I hope you enjoyed my review, and don’t forget to check out all of the other gals’ opinions: Sara from In a Nutshell & Kathrine from The Miss Information Blog! Noelle from The Classy Junk and Kristina from The Eyre Effect had this month off, but will return for next month’s review of “Swamplandia!” by  Karen Russell.


The BBRBF Book Club: Greener Pastures, Beehives, and “Frankenstein”

Hello and welcome to another exciting BBRBF Book Club review! We’re getting spooky in the book club this month and decided to read Mary Shelley’s Frankenstein at the recommendation of Kathrine from The Miss Information Blog.


Let me start by saying that I loved this book. Not only was the topic fascinating, being a biology student, but Shelley’s writing is nothing short of lyrical. Both Victor Frankenstein and his creation express their anguish with such beauty that you almost forget their sufferings.

Aside from the fluent writing, my connection to this book emanates from the monster’s malevolent reaction to his own societal rejection. That, inherently his nature was curious and benevolent, but man’s fear and lack of understanding turned him into a “daemon” as he is thus referred. Can we not all relate to this? Perhaps not the homicidal actions taken, but the pain felt from rejection when all of your intentions are pure.

Being cast aside from society, the monster implores Frankenstein to create him a mate. He goes on to plead with Victor with lines such as “It is true, we shall be monsters, cut off from all the world; but on that account we shall be more attached to one another.” The sheer eloquence in which he begs for a companion eventually convinces Frankenstein to concede to his wishes.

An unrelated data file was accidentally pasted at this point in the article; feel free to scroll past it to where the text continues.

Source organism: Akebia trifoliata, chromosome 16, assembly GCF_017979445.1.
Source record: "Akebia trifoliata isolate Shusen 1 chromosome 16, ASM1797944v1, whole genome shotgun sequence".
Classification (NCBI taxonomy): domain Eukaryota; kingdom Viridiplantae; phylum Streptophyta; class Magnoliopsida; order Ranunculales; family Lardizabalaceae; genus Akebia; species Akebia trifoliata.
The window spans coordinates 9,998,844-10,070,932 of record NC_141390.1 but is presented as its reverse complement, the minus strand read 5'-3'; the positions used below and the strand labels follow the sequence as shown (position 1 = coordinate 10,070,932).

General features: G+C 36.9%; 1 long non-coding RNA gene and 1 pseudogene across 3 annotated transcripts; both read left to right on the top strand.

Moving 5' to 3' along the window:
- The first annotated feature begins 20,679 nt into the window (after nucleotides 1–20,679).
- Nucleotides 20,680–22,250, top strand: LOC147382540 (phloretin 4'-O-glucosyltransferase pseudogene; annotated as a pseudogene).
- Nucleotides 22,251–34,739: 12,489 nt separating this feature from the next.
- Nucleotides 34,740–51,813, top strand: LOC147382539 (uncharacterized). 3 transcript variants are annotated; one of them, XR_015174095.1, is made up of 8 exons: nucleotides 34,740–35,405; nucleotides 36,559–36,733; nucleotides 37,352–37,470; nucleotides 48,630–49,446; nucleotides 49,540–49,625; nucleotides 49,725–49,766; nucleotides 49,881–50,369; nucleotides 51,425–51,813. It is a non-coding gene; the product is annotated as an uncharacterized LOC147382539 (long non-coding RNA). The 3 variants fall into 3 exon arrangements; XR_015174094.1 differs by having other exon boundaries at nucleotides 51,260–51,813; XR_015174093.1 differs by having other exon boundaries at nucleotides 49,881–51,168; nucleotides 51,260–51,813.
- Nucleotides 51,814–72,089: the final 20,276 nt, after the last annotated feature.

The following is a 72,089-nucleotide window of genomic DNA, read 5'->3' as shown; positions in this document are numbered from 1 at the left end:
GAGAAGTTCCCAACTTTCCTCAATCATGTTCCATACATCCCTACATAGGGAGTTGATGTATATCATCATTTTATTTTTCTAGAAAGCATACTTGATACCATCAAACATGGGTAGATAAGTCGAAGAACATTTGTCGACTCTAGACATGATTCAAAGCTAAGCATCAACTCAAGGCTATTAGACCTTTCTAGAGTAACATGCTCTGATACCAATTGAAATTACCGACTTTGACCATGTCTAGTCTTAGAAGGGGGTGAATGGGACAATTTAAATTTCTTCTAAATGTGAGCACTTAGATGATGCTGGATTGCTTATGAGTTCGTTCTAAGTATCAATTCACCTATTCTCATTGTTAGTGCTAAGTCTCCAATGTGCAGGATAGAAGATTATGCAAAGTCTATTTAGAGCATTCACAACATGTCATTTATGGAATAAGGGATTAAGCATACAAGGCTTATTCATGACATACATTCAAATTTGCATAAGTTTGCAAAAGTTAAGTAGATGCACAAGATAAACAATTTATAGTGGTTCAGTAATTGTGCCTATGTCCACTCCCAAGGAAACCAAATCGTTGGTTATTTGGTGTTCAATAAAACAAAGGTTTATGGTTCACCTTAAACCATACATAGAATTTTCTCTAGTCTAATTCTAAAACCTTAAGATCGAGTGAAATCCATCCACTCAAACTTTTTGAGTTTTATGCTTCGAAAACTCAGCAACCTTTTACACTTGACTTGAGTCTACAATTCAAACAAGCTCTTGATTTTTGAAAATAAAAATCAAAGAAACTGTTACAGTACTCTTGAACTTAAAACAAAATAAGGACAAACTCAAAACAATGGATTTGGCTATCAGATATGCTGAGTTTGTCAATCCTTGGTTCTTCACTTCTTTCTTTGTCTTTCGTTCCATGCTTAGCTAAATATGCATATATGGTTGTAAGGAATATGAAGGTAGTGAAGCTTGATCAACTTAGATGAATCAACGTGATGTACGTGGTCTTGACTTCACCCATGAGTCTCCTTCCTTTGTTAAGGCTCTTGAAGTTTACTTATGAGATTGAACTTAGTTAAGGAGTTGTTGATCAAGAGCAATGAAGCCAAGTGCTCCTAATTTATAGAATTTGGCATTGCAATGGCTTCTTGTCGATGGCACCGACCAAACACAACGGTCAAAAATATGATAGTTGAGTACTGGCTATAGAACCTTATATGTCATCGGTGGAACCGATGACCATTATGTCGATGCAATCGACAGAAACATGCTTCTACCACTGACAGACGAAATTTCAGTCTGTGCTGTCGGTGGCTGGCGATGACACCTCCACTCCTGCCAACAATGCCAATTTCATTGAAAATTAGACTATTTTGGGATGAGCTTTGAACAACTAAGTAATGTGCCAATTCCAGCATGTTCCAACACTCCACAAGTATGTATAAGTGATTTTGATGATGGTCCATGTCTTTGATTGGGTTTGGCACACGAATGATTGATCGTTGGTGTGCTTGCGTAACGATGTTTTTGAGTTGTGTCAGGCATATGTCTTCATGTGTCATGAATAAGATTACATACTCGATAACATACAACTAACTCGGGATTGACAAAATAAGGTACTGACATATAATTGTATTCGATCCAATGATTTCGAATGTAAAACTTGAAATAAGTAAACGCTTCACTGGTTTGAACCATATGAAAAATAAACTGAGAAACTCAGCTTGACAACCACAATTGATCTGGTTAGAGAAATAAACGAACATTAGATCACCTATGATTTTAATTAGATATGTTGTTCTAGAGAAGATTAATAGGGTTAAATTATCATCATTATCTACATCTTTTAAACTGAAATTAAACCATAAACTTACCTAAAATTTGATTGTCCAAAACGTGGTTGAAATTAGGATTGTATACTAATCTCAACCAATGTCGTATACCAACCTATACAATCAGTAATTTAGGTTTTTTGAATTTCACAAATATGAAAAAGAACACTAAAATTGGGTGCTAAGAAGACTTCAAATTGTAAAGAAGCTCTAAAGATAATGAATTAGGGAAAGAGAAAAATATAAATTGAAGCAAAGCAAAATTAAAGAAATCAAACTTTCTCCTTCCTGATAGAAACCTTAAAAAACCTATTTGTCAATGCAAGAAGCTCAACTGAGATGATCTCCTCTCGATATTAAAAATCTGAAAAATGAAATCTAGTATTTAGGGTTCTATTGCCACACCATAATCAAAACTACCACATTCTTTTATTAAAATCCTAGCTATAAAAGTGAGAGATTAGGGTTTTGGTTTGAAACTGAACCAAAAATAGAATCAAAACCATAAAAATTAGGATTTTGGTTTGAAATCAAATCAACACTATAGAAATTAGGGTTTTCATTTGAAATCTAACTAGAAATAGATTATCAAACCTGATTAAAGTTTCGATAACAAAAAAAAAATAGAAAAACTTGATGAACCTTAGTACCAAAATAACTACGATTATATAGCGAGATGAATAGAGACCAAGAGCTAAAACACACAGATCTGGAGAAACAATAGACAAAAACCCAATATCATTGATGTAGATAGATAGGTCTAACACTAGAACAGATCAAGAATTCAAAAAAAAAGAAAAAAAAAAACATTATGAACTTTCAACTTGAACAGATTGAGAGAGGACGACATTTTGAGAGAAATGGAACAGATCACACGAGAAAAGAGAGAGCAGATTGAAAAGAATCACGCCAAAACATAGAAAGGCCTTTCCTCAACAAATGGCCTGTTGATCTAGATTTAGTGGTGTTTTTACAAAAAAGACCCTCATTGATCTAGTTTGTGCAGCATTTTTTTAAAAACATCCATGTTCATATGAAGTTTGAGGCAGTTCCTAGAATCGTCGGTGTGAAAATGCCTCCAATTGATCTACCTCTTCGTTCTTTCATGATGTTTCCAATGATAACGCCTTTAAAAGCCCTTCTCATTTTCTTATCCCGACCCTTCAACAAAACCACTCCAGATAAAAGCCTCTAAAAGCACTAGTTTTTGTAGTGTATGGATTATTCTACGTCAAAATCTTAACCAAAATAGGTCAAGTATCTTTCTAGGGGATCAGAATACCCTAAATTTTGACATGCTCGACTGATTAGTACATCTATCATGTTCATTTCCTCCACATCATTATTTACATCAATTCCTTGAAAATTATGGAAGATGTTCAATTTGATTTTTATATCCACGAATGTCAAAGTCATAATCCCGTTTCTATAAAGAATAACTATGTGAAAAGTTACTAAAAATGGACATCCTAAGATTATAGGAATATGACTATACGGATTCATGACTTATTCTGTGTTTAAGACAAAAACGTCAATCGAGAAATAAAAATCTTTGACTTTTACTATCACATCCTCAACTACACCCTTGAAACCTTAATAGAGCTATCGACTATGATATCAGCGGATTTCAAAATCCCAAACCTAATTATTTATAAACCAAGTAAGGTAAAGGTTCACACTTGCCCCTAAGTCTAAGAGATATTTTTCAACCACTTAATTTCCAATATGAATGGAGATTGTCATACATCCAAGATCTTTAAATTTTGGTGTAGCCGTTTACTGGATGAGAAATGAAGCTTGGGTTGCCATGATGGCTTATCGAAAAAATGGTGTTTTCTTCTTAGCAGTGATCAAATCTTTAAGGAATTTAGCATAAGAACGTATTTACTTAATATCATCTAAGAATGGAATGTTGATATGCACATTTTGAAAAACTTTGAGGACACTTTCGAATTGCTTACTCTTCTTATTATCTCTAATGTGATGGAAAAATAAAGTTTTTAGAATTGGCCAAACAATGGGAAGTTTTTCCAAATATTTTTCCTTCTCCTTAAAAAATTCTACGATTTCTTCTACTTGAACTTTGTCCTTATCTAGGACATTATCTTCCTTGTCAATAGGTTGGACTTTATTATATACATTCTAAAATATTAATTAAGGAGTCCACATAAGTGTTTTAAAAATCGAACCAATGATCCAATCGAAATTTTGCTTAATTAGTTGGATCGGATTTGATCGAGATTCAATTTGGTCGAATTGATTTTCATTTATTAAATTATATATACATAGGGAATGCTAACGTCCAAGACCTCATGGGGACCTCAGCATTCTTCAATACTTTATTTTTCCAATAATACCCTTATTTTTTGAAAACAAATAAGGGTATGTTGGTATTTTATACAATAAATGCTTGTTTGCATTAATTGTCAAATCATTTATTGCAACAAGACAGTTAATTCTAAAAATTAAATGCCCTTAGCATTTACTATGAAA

Upon further reflection of his monster’s various murders (that of Frankenstein’s youngest brother and, inadvertently, a servant girl charged with that murder), he shudders to think of the temperament of this new creature. What if she should reject his first creation, how would the monster react? What is she were more maniacal then he? Despite the fact that Frankenstein has begun his work, he destroys his second creation without fear of the consequences.

The monster then goes on to murder Frankenstein’s best friend and, eventually, his wife. Fueled by revenge, Victor follows the monster for months on end with the intention of bringing him to his demise. Eventually, Frankenstein is brought to the edge of death and just after his last words, the monster appears at his bedside. The monster expresses his sentiments of despair over having lost his creator, and vows to go off to fulfill Frankenstein’s final wish: the death of his creation.

Through my outfit choice, I strived to convey what would have been Frankenstein’s second creation: the bride of Frankenstein. I wanted to instill a sense of both fear and malice in her countenance: hiding in the woods from society, but plotting her revenge.

I attempted my first beehive for this look, trying to capture the quintessential Bride of Frankenstein hair, but I’ll definitely need some practice (it must be bigger!). The dress is one of my absolute favorites that I bought from Modcloth. I splurged on it last Christmas and couldn’t be happier (and it certainly came in handy for this look). It’s made by Retrolicious and have henceforth stalked their site for other jems!